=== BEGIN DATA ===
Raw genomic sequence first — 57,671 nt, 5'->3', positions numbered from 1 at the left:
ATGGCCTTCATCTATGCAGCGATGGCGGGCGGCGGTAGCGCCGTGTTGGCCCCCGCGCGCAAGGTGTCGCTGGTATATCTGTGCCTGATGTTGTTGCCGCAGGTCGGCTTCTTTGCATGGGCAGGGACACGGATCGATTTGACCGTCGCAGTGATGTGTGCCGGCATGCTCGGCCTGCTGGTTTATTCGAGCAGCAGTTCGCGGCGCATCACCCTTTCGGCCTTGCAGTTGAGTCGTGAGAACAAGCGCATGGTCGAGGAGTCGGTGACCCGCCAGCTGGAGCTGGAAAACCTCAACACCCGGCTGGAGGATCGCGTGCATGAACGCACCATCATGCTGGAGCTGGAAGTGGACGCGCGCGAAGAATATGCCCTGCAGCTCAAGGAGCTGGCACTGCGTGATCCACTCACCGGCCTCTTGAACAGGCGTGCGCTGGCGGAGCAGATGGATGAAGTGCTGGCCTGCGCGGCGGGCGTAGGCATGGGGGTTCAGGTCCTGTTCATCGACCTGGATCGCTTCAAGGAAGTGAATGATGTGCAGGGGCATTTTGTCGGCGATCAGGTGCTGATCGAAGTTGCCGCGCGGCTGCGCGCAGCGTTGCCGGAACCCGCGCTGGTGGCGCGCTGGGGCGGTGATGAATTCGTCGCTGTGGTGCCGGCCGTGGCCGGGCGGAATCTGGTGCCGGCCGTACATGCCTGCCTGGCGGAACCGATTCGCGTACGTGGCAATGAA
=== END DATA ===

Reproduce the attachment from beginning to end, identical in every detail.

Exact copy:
Raw genomic sequence first — 57,671 nt, 5'->3', positions numbered from 1 at the left:
ATGGCCTTCATCTATGCAGCGATGGCGGGCGGCGGTAGCGCCGTGTTGGCCCCCGCGCGCAAGGTGTCGCTGGTATATCTGTGCCTGATGTTGTTGCCGCAGGTCGGCTTCTTTGCATGGGCAGGGACACGGATCGATTTGACCGTCGCAGTGATGTGTGCCGGCATGCTCGGCCTGCTGGTTTATTCGAGCAGCAGTTCGCGGCGCATCACCCTTTCGGCCTTGCAGTTGAGTCGTGAGAACAAGCGCATGGTCGAGGAGTCGGTGACCCGCCAGCTGGAGCTGGAAAACCTCAACACCCGGCTGGAGGATCGCGTGCATGAACGCACCATCATGCTGGAGCTGGAAGTGGACGCGCGCGAAGAATATGCCCTGCAGCTCAAGGAGCTGGCACTGCGTGATCCACTCACCGGCCTCTTGAACAGGCGTGCGCTGGCGGAGCAGATGGATGAAGTGCTGGCCTGCGCGGCGGGCGTAGGCATGGGGGTTCAGGTCCTGTTCATCGACCTGGATCGCTTCAAGGAAGTGAATGATGTGCAGGGGCATTTTGTCGGCGATCAGGTGCTGATCGAAGTTGCCGCGCGGCTGCGCGCAGCGTTGCCGGAACCCGCGCTGGTGGCGCGCTGGGGCGGTGATGAATTCGTCGCTGTGGTGCCGGCCGTGGCCGGGCGGAATCTGGTGCCGGCCGTACATGCCTGCCTGGCGGAACCGATTCGCGTACGTGGCAATGAA